The Hoher Eichham , at 3,371 m , is the most dominant mountain in the southeastern part of the Venediger Group in the High Tauern in Austria. Four arêtes radiate from its summit towards the north, east, south and southwest. To the southeast is the glacier of Nilkees and, to the northeast, is the Hexenkees. The Großer Eichhamkees to the northwest and the Kleiner Eichhamkees to the southwest have shrunk to insignificant slabs of ice. On the North Arête is a rock tower, the Eichhamturm ). Along the continuation of the arête lies the Großer Hexenkopf ), which is roughly 600 metres as the crow flies from the Hoher Eichham. On the East Arête is the Niederer Eichham ). From this subpeak a ridge branches southeast linking it with the Sailkopf; the lowest notch on this arête being the Sailscharte ). The Hoher Eichham may have first been climbed during a military survey using triangulation in the 1850s. The first visit to the summit by tourists was on 16 July 1887 by Berlin alpinists, Carl Benzien and Hermann Meynow using the South Arête. They were led by the Zillertal mountain guide, Hans Hörhager, from Dornauberg.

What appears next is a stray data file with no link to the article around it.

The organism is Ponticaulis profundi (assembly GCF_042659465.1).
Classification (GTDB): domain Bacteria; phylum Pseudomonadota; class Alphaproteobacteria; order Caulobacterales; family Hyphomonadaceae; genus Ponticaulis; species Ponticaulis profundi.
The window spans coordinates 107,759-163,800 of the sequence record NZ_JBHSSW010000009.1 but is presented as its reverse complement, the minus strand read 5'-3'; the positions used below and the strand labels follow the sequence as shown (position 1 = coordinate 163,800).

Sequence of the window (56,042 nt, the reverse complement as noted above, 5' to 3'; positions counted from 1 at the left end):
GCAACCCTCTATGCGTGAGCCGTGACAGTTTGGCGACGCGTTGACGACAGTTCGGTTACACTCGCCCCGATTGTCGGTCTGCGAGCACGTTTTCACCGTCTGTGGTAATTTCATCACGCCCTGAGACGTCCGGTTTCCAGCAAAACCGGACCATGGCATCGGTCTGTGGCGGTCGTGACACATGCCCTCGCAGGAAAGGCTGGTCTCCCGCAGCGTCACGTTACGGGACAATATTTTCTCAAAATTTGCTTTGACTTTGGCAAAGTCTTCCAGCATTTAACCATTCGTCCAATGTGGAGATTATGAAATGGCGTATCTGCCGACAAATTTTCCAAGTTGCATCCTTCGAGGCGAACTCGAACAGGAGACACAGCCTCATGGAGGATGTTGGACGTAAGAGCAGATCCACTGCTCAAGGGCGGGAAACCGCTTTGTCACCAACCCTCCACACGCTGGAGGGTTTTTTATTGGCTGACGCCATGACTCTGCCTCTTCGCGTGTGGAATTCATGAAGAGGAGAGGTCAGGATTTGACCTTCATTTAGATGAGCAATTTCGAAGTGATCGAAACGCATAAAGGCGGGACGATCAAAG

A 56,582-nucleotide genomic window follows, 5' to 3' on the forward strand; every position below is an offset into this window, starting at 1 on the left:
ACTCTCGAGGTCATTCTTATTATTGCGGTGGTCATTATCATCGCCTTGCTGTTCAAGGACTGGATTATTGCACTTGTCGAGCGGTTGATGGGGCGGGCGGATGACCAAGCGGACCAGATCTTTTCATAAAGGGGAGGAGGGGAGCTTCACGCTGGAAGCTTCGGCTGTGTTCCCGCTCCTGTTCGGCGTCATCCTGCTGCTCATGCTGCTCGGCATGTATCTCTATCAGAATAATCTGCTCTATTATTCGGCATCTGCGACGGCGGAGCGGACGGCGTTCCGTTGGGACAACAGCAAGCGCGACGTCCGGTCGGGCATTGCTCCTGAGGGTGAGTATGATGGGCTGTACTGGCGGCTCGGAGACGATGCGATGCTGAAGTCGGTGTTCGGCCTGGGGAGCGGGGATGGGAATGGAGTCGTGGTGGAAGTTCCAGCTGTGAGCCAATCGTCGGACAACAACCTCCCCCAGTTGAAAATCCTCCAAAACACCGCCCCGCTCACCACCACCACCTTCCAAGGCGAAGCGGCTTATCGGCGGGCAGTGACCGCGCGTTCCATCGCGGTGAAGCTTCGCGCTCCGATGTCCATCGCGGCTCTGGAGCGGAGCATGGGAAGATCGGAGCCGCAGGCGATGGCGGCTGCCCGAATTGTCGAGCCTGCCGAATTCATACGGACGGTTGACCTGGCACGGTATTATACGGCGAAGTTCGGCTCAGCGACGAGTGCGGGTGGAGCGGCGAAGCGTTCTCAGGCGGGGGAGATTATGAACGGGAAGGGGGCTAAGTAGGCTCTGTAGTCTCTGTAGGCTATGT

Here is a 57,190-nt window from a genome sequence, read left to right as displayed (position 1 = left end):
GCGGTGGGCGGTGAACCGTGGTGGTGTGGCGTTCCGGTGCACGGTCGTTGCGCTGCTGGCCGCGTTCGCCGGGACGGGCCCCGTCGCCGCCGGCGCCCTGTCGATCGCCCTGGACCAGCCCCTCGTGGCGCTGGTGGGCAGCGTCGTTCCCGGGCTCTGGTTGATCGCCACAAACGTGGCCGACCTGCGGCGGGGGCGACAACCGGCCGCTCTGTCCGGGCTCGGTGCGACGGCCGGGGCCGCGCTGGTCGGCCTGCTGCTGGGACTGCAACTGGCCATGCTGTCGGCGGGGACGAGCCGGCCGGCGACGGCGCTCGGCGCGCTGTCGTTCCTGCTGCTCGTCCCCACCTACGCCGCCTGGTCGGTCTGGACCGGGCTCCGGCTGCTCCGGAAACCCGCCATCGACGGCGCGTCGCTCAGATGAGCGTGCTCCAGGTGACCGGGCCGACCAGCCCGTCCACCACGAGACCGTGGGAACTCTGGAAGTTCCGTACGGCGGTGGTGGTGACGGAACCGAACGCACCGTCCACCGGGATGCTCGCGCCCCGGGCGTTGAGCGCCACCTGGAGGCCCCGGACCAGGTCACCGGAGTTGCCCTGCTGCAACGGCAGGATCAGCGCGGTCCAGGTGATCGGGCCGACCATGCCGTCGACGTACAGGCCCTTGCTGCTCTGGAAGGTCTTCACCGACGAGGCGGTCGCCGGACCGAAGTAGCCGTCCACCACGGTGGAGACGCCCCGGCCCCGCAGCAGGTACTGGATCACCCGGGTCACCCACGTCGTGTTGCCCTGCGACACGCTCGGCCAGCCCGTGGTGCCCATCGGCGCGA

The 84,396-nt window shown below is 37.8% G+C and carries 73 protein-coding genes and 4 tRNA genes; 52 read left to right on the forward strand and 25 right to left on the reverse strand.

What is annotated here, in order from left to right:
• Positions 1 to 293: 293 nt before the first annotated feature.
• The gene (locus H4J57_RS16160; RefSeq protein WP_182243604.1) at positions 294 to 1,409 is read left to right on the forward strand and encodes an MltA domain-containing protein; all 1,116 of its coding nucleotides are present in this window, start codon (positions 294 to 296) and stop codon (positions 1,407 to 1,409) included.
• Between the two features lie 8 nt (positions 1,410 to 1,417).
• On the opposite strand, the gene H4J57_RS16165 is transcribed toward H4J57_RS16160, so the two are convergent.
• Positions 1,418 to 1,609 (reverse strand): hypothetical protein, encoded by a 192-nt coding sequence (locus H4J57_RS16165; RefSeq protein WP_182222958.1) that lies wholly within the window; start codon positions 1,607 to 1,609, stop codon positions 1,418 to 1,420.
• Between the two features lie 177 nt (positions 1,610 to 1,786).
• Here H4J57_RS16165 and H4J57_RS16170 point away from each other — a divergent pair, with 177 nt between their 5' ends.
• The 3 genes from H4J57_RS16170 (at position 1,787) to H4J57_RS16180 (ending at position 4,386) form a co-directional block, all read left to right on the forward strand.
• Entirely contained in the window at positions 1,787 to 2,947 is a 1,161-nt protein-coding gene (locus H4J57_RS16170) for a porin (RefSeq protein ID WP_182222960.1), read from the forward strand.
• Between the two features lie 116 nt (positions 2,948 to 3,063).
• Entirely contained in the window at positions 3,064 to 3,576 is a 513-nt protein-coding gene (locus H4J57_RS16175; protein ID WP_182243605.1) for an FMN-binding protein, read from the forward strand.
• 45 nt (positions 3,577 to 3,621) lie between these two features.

The mountain is usually ascended from the Bonn-Matreier Hut. Here, the climber initially heads for the Sailkopf using its normal route, then drops about 130 metres of height along its northwest arête to the Sailscharte. Next the Nilkees is crossed, heading westwards to the Eichhamscharte notch). Alternatively one can start at the Nilljoch Hut ) heading straight up the Niltal valley to the Nilkees glacier and the Eichhamscharte. From the Eichhamscharte the route now climbs the southern flank up to about 3,200 metres. The climbing route that now follows involves a short, steep section of rock face and a descent into a notch just before the summit block . The route is very exposed but may be secured by climbing bolts. From the Bonn-Matreier Hut to the top takes about 3½ hours. In crossing the Nilkees, the risk from crevasses is quite low, however, depending on the conditions, crampons and an ice axe may be useful.